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Asparagus Pressure Cooker Risotto
Asparagus is nature’s welcome mat to spring vegetables.  They’re nutty, greeny, nutritions and require very little prep.

Personally, my family adores the wild asparagus but it’s very hard to come by.  We don’t have a good foraging spot and by the time I see the Italian ladies gingerly stepping out of an abandoned field, pinching their sweater closed with one hand and clutching a half-full plastic bag  in the other, that area has been picked clean.

I managed to plant some wild asparagus on my balcony only to be thwarted by my six-year-old daughter.   When Ada skips through the window chewing with glee it means that she just popped tender shoot into her mouth.

So no fancy-schmancy wild asparagus pressure cooker risotto recipe. I just went to my veggie store and got a bunch of “regular” asparagus.  Should you get a couple of handfuls of wild shoots, they can be used in this recipe as well.

The pressure cooker can work its magic on any veggie – wild or not!

How to make a Micro Stock

Micro stock of asparagus stems to be used in a risotto recipe.
Micro stock of asparagus stems to be used in a risotto recipe.

“Micro” refers to the small just-enough-for-the recipe quantity of stock and not that other cooking implement that starts with the word “micro”.  Micro stocks are fast, because you’ll making less than the usual “full pot” so  it requires  fewer ingredients and the time to pressure is reduced, too.

Micro stocks are useful if you don’t have a particular stock on-hand, if you didn’t have time to make it ahead-of time, storage of large quantities of stock are an issue or to take advantage of an ingredient you don’t happen to get a hold of very often and it would be great to use right now.

A micro stock can be made with just one ingredient or many  if you wanted to toss in extra spices (like black pepper corn) or a chicken wing… go!  After making the micro stock strain some, all or none of the ingredients. In this particular recipe, I make the micro stock using only the asparagus stems, and then go on to use the ingredient in my recipe.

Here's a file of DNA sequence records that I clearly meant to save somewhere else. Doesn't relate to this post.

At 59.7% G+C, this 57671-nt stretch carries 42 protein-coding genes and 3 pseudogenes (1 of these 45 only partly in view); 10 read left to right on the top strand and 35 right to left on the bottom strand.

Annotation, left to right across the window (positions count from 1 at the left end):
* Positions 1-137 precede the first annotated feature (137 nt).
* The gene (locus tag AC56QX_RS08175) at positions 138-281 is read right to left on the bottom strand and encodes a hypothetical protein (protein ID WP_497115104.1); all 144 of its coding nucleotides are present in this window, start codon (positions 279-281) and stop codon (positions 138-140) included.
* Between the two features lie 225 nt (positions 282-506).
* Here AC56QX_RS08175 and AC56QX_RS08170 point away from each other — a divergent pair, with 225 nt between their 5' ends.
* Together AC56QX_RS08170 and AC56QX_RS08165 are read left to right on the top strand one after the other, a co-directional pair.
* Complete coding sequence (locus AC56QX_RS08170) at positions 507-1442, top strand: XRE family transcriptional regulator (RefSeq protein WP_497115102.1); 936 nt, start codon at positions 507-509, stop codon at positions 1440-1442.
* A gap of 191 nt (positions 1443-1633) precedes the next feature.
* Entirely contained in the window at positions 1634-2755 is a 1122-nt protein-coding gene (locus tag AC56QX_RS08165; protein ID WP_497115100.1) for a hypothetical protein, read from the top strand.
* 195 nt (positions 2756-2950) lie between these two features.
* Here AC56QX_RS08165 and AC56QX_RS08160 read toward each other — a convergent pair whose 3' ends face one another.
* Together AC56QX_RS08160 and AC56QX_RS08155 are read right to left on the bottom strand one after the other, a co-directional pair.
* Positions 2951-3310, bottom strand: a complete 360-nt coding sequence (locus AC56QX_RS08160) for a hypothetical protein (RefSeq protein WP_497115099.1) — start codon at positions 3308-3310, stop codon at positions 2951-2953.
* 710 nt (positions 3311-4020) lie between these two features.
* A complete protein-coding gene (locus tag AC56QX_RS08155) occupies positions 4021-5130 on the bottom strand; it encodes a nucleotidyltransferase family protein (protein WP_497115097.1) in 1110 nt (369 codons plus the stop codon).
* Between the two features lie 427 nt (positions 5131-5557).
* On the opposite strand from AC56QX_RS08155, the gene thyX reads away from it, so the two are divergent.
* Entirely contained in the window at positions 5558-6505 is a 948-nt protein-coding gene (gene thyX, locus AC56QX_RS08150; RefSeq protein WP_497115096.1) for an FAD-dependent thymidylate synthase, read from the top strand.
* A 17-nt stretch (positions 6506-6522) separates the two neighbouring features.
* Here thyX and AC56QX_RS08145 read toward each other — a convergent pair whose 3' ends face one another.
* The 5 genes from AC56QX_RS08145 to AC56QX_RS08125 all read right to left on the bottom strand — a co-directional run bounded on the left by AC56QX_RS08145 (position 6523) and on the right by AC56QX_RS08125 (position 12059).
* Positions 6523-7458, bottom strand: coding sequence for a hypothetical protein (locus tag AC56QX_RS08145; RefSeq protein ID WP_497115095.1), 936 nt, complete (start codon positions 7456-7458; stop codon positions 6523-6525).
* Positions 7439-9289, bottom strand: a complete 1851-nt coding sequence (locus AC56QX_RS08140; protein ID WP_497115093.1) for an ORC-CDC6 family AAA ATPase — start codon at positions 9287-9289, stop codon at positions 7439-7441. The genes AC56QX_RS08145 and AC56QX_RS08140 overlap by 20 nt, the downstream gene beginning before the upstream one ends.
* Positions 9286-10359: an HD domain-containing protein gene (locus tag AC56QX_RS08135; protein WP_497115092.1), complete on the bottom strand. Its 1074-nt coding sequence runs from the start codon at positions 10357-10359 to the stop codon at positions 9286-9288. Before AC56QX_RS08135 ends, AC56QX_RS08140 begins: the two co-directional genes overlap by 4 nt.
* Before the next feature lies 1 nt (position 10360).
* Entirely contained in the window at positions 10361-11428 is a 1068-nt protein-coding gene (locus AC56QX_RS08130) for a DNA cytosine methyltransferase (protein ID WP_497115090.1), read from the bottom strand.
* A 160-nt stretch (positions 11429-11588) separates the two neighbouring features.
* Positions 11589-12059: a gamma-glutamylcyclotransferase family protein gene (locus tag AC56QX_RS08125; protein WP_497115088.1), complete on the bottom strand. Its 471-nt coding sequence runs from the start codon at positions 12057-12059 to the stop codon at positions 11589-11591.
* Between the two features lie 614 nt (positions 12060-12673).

To make a micro stock add the ingredient(s) you want to flavor the cooking liquid with into the pressure cooker along with the same amount of liquid the recipe requires.  Then pressure cook 10 minutes for anything veggie, 30 for any meat and bone whacked into 1″ (2.5cm) pieces.  The pressure cooker can be opened with Normal or Natural Release (depending on how much time you have).

Get the micro stock going first, and prep for the rest of the recipe while it’s pressure cooking away.

Pressure Cooker Accessories Pr. Cook Time Pr. Level Open
6 L or larger none 6 min. High(2) Normal
5.0 from 2 reviews
Asparagus Spring Risotto - pressure cooker recipe
 
Author: 
Nutritional Information
(per serving)
  • Serves: serves 4
  • Serving size: ¼th (about 1½ cups)
  • Calories: 425.7
  • TOTAL Fat: 7g
  • TOTAL Carbs: 79.6g
  • Sugar Carbs: 0.0g
  • Sodium: 1,165.6mg
  • Fiber Carbs: 4.1g
  • Protein: 9.3g
  • Cholesterol: 0.0mg
Recipe type: pressure cooker
Cuisine: Italian
Prep time: 
Cook time: 
Total time: 
You can use green, white or wild asparagus for this recipe. Contrary to the belief that "thinner is better" (when it comes to asparagus spears) choose somewhat thicker asparagus so that the tips can hold-up to the pressure cooking.
INGREDIENTS
  • 1 pound (500g) asparagus
  • 4 cups (1L) water
  • 1 tablespoon olive oil
  • 1 medium red onion, chopped
  • 2 cups (400g) arborio rice
  • ¼ cup dry white wine
  • 2 teaspoons salt
  • 1 lemon wedge, squeezed (about ½ teaspoon of juice)
  • garnish: 1 tablespoon extra-virgin olive oil
INSTRUCTIONS
  1. Trim the asparagus by removing the woody stems and discarding them. Then slice the stems in small rondelles. Slice away the tips whole, and put aside.
  2. To the pressure cooker add the asparagus stems and water.
  3. Close and lock the lid of the pressure cooker.
  4. For electric pressure cookers: Cook for 12 minutes at high pressure.
    For stove top pressure cookers: Turn the heat up to high and when the cooker indicates it has reached high pressure, lower to the heat to maintain it and begin counting 10 minutes pressure cooking time.